Nats Win! TV Announcers Lose!
It was nice to see the Nats break out of their losing streak last night. Jason Bergmann pitched pretty well, saving himself a trip to the minors. There was some nice clutch hitting and major league level fielding. And Cardiac Chad Cordero worked his magic, and provided the drama, in the ninth inning as he got his first save.
I've watched several games on MASN by now, enough to have some thoughts on the broadcast. Bob Carpenter and Don Sutton do absolutely nothing for me. They are boring and humorless and they never shut up. I've had the MLB Extra Innings package for the past five seasons or so, so I've heard all kinds of announcers. Some of them actually have personalities. These two do not. Some of them are funny. I'm not talking Dave Chappelle funny, and I'm sure not asking for Bob Uecker, but there are some announcers out there (Jerry Remy, even Daron Sutton) who are able to enhance the enjoyment of watching the game with some humor. These guys are dry, dry, dry.
Some examples of the wit of Bob Carpenter: During one of the slumping Brian Schneider's at bats last night, Carpenter noted that Schneider was "due." He was so "due," that if this was a library, he'd owe us some money. Ha. He also suggested, during a ridiculous conversation about how dark it was in the catcher's, uh, crotch area, making it difficult for the pitcher to pick up signs, that maybe they should add some runway lights. Good one, Bob.
Sutton, who I was shocked to see still sporting that Mark Moseley-esque perm, takes himself altogether too seriously, it's like he's giving a lesson on Baseball 101. One of the things I liked about Ron Darling two years ago was that he was able to express his insight and opinions, as a former high level player, in a low-key and interesting manner. Don Sutton seems to think he invented baseball. He's so smart that he has the ability to foresee where players will hit balls, as last night he implored us all to watch Brian McCann drive a ball to right to advance a runner. McCann hit a hot shot to Ryan Zimmerman, which, Sutton said, was a result of great pitching by Bergmann. Alrighty. I guess it didn't have anything to do with that big hole on the left side of the infield.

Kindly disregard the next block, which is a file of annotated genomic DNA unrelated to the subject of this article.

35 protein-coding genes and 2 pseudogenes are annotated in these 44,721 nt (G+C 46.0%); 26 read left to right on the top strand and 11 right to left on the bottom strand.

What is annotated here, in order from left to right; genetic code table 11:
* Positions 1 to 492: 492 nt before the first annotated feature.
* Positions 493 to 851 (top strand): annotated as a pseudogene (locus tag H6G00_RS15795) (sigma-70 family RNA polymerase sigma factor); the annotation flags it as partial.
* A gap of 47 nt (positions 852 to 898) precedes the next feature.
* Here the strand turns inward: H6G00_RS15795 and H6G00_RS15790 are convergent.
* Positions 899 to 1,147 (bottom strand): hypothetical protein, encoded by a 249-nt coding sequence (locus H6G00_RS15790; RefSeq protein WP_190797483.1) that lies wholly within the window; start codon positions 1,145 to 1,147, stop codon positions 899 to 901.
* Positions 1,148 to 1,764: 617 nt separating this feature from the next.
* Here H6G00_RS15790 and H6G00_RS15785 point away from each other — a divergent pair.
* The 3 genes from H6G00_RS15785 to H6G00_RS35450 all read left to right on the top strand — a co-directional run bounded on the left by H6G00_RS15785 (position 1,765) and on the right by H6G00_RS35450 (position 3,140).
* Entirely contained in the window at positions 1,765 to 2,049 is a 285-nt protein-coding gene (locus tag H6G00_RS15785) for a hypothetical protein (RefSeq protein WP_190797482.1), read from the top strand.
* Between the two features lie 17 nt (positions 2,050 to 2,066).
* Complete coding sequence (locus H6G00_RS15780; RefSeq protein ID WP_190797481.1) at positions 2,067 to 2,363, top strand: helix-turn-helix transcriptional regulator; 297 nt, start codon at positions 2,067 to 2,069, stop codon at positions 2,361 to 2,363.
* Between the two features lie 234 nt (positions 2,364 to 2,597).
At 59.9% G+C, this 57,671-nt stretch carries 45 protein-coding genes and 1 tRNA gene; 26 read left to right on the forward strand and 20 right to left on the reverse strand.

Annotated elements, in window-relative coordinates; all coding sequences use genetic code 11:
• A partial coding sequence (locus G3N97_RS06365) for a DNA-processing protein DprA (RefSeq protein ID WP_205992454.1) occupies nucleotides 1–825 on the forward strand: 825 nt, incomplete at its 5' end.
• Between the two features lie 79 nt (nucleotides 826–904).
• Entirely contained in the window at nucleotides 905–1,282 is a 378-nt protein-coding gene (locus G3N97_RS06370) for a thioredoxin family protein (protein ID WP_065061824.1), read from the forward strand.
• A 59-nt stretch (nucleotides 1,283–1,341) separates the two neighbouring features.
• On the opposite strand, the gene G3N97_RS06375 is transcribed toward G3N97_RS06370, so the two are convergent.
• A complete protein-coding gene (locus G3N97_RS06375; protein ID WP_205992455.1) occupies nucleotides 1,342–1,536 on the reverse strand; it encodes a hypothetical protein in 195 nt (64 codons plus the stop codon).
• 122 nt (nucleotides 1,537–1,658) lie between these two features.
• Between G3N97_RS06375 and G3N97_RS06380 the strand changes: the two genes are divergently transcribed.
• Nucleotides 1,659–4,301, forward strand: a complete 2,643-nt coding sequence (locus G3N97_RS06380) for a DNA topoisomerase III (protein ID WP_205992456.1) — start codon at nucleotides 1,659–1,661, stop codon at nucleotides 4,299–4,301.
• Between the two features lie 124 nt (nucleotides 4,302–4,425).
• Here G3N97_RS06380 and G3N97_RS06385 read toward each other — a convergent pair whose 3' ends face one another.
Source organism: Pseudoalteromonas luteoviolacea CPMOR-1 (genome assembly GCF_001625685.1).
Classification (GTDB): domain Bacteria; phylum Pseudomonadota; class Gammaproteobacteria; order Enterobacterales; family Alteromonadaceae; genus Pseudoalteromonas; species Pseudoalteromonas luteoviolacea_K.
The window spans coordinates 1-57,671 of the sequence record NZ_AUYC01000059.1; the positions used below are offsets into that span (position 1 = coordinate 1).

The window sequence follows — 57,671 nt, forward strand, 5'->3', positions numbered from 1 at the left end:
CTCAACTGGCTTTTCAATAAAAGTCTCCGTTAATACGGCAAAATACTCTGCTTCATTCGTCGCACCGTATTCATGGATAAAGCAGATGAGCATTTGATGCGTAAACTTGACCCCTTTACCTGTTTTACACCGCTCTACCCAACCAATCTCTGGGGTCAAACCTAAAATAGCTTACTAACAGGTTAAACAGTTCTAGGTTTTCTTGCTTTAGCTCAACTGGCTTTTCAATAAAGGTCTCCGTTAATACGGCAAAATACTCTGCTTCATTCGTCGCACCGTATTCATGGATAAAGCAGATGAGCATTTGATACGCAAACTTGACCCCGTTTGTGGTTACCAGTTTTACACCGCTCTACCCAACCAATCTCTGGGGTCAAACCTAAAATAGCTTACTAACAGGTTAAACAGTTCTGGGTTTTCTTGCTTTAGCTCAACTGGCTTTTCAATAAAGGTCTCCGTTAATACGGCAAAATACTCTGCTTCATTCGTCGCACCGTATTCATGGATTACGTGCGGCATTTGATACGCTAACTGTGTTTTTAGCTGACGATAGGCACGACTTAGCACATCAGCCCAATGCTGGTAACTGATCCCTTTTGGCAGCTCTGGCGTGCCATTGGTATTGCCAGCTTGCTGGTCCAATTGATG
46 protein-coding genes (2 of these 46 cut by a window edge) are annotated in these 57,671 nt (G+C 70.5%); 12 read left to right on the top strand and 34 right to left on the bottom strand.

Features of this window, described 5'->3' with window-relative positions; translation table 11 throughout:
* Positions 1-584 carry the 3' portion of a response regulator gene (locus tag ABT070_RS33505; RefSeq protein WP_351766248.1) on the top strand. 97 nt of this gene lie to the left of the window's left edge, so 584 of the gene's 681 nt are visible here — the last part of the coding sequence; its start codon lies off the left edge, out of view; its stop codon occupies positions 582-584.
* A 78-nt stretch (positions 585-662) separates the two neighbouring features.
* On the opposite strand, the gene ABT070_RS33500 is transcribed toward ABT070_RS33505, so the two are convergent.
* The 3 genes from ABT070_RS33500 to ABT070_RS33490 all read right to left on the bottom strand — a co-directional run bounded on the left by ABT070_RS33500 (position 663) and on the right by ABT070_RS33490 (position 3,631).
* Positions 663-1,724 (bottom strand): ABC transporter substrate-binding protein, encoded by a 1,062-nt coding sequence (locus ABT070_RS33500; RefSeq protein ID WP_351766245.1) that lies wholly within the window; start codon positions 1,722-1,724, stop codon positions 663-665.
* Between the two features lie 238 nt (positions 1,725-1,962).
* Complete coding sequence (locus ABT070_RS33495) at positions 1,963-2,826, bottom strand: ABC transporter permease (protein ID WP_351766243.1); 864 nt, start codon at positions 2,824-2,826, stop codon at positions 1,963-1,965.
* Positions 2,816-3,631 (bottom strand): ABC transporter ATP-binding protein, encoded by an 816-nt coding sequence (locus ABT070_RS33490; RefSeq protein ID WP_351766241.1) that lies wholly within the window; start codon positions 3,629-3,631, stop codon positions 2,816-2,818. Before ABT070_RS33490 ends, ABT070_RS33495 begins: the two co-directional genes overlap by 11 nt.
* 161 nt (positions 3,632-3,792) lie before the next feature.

Also, they just never shut up. Via Extra Innings, I get to listen to Vin Scully sometimes. He has the great ability to let the game speak for itself. I know these early games haven't been saying much, but these guys seem to have had way to much coffee. There's a feature where you can send them a question through the MASN website. Look for "Tadcranky from Arlington asks 'Can you guys shut up for 30 seconds?'" I listened to the end of last night's game on the radio last night, and the radio guys (who are great) talk less than Carpenter and Sutton.
I've seen bits and pieces of the pre- and post-game shows with Ray Knight and Johnny Holliday up until last night, when I saw all of the post-game show. Ray Knight seems to not know what to do with his hands. Johnny Holliday, with all due respect, seems to not be at his best. Last night he stumbled over whether John Smoltz (who it sounded like he was calling Schmoltz a couple of times) was the losing pitcher of record. Once he determined that he was, he made a big thing about how the Nationals had handed him his first loss of the season. Uh, Johnny, it's April 12. Smoltz is now 1-1. Settle down.
The weirdest thing about the post-game show is when they go to what seems to be called Ray's Roundtable, which involves Knight going to the other side of the set. Then we get a camera angle from behind Knight, where we see mostly his back, and we see a wee Johnny Holliday across the set. Then they talk to each other, just like they did before when they were standing next to each other. I pray that one day Johnny will cup his hands around his mouth and yell "Red Rover, Red Rover, send Ray Knight over."
I know it's early and everything, and at least we can actually watch the games. But, as with everything else Nats-related these days, there's a lot of room for improvement.